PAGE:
Indeed. It's articles like this that make me miss Lewis Page. We'd have had a nice angry article frothing with such details in his day.
Software doesn't need to be from the MS Store to be signed. As this story shows, Classic Shell normally is signed and a different and quite clear warning was displayed for the pirated version.
The determined greed to have the cake and eat it is losing me as a customer. I avoided Google services for years because they market me as a product and get from me every drop of data they can in exchange for free stuff. I am happy to pay for what I use and so I went with Microsoft.
Now MS want to have Google's business model on top of their own. Well no, you can't. You can ask me to pay for your product or you can ask me for my usage data in exchange for it. But you can't ask me for money and then take my data as well. I wont tolerate such double-dipping.
And don't ever contact my friends or colleagues on my behalf using my image or name.
Thanks for the response. I didn't know that. But can I use Edge without being signed into Bing with any account? Because the issue is that I don't want Bing/MS building a running profile of me in my online activity and whether I am signed in with one account or another, that profile is still being built and is easily attachable to me as a real person at any point they feel the desire to do so, given the wealth of personal details, account settings, IP addresses, locations and times included in such a profile. The browser is only acceptable to me if I'm not signed into Bing / MS at all.
You're getting the thumbs down because there are a lot of partisan posters here and your post is extolling the good things about Edge.
I personally like Edge a lot bar two things - firstly, no full screen like I had with Metro IE (which was absolutely great and is sorely missed) and no way to stop it from signing me into Microsoft when I start it, which is a pretty major deal to me and the reason I had switched from it to IE11.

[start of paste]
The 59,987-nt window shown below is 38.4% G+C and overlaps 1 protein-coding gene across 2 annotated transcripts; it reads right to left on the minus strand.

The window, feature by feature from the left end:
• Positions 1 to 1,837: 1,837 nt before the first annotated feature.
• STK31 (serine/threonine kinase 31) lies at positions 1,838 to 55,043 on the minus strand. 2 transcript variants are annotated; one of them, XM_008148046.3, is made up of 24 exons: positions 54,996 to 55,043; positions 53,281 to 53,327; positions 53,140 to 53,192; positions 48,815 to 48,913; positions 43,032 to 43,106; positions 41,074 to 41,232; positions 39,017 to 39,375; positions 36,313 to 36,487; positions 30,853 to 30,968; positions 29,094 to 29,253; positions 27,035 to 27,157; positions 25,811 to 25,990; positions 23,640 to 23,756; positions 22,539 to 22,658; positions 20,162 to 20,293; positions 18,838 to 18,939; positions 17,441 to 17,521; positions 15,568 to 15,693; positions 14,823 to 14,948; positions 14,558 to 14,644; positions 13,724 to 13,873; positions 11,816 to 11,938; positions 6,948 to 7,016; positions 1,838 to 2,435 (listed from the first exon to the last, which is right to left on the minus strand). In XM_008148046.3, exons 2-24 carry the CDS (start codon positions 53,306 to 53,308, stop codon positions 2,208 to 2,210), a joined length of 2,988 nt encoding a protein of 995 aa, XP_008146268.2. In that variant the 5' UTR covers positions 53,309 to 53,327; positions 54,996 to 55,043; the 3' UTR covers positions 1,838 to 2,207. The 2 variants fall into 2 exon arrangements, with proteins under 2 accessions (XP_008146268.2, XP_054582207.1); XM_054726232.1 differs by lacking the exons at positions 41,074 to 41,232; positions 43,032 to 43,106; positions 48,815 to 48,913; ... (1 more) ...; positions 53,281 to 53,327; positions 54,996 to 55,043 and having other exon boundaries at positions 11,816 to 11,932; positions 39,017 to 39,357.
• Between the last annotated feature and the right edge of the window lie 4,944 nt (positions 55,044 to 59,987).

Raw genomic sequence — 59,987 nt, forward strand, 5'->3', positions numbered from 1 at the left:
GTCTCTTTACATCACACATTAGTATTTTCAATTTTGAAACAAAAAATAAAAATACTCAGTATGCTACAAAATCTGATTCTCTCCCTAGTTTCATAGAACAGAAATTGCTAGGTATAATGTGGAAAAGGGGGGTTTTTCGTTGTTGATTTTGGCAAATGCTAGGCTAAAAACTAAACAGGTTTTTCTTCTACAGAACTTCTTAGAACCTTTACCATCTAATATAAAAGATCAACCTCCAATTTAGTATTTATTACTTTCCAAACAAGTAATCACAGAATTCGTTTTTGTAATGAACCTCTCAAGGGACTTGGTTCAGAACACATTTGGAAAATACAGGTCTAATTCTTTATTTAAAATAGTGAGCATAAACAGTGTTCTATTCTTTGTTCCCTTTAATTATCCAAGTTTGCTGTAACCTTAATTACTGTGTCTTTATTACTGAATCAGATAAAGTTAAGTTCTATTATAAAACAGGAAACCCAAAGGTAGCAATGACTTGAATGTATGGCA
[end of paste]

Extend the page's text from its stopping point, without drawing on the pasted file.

>>"When I ventured onto the 'Linux scene, I actually had to spend £200 on a pcmcia card to get an internet connection, as the winmodem on my laptop was not likely to ever work in the near future."
Good grief - I had forgotten about WinModems. I remember I was lucky in that I managed to get some GNU/Linux driver working with mine. I expect there are still a few angry diatribes from Younger Me out there on the subject somewhere.
>>"They're trying to hit the 'shiny shiny' consumer tablet market, while maintaining support for corporates with legacy applications (or, as it is otherwise known, 'technical debt')."
That's not what "Technical Debt" means. Technical Debt is a software development term referring to the accumulation of future troubles by shortcuts taken today. I.e. you could properly re-code the API to account for the changed requirements but instead you put a nasty little re-write rule into the Apache config so that it works again, knowing full well that at some unspecified future date, this is going to come back and bite you. That is what Technical Debt refers to. It's not referring to legacy support.